Is Frank Collins the oldest pub landlord in the country?
The 87-year-old is still pulling pints at the late 18th century Dog and Partridge inn in a windswept, rural idyll called Sowood, near Outlane, which his father Jack bought back in the 1950s.
And he says he has no intention of hanging up his pint pot any time soon and taking it easy despite surviving three major cancer scares over the years.
Beer, it seems, is in his blood. He was three-years-old when JacK bought The Grey Horse, now a Tesco store, at Birchencliffe, just a few miles away, in 1932, and the beer gene was distilled through him.
His mum Mabel was the landlady before him and was such a well-loved and formidable character that although she died aged 95 in May 2001, Sowood residents still look baffled when newcomers ask for directions to the Dog and Partridge, Forest Hill Road/Park Road End, Stainland.
“Aaah”, they say, eventually, after much head scratching, “you mean, ‘Mabel’s’, lad.”
The pub itself is as quirky as Frank himself and filled with all manner of old photographs and memorabilia including four glass-fronted cabinets filled with Corgi model buses as well as an old mill clock with a draconian sign informing employees they would be instantly dismissed if they tried to check in as someone else.
It is a traditionalist pub-goer’s dream.
There is no jukebox and certainly no fruit machines just the sound of contented regulars slurping away at their cask beer.
There’s not even the ring of a till as Frank has stayed true to the tradition of using a simple plastic, red coin collector with notes kept in a beer glass.
The only time there is any discernible noise is when Frank gets playing on the piano knocking out old Cockney classics such as Knees Up Mother Brown and other old-time hits.
Not that it has been all beer.
A talented businessman with a natural knack for closing a deal, he has spent decades cris-crossing the country reckoning up the price of metres of yarn at textile auctions.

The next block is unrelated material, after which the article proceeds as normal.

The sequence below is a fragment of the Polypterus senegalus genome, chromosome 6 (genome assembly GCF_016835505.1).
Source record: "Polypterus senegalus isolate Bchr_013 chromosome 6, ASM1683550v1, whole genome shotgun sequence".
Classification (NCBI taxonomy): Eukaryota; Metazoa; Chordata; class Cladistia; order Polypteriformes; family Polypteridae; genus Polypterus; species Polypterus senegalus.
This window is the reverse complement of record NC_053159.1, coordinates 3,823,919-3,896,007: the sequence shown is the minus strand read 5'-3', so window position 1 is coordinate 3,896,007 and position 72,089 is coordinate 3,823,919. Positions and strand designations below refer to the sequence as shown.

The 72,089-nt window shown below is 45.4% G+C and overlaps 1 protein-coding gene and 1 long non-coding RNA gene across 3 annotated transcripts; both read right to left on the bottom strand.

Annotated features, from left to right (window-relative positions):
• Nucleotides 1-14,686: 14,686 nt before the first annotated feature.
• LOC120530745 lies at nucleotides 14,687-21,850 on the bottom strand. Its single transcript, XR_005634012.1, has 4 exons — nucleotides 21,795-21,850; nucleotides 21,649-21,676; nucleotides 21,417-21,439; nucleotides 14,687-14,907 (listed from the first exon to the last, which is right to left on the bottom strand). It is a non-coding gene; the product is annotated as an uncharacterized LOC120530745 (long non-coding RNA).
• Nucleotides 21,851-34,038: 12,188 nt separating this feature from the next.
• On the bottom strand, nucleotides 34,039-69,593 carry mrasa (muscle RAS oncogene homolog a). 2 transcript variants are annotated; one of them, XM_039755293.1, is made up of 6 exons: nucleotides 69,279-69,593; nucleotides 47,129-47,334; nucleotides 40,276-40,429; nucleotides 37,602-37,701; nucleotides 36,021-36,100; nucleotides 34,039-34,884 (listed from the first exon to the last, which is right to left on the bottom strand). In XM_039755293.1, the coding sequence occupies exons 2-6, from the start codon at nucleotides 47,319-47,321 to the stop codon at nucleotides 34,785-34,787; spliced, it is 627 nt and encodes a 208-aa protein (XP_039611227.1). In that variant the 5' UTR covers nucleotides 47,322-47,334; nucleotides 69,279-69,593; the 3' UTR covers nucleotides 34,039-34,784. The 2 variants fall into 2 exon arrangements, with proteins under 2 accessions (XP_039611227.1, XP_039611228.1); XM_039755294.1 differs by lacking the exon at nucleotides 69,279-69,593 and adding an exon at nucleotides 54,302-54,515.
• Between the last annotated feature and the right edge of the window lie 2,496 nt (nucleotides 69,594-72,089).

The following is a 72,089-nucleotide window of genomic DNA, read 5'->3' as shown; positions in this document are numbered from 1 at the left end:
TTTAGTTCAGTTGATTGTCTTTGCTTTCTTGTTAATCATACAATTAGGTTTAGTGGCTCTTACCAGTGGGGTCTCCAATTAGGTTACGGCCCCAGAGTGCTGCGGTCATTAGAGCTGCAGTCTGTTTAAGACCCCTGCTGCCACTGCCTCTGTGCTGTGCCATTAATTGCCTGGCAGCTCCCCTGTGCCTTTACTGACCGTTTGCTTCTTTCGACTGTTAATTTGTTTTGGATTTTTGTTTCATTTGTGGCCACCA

Even now well into his ninth decade, ‘Uncle’ Frank as he is known to many, still thinks nothing of driving his silver Mercedes with trailer across the UK before coming home to pull pints of an evening and catch up on the latest gossip.
Frank said his father began negotiations to buy the pub from a Mary Lumb in 1955. She was anxious to sell as the pub wasn’t doing very well but when news spread that Jack was going to take over business picked up and Mary decided not to sell.
Frank said: “But after a while people realised my father wasn’t coming and trade slipped again. My dad said you have accepted my cheque as a deposit and she eventually realised what a mess she had made and we ended up taking over in March 1956.”
Sadly, he did not live long after the deal was clinched and Mabel took over with 27-year-old Frank helping out serving regulars from the off.
Later when his mother was no longer able to run the pub he took over and that is the way it has remained ever since with his name registered as licencee from 2000.
Frank added: “The Calderdale police inspector told me that if I took the licence there would be no objection and when I saw the magistrates they asked me to pass on their best wishes to my mother.
“I’ve loved being here, it’s been great. Sometimes you get winds that are 100mph and the building shakes. But I have enjoyed everything and I have been very lucky.
“I have had cancer three times, the last episode was 17 years ago and I’m still here. When my time comes I would like to be taken out of here in a box.
“My mother was in the Guinness Book of Records for being England’s oldest and longest serving landlady and I don’t think there’s a landlord older than me in the Huddersfield/Halifax area though there might be someone in the Dales, perhaps.”
The pub has a history of one family running it for a long time with the Broadbent family holding the licence for 150 years.
One of Frank’s nieces, Alison McKenna, said: “My grandma was in the Guinness Book of Records and I don’t know but I should imagine he must be getting on for being one of the oldest landlords in the country.
“I don’t know where he gets the energy from.”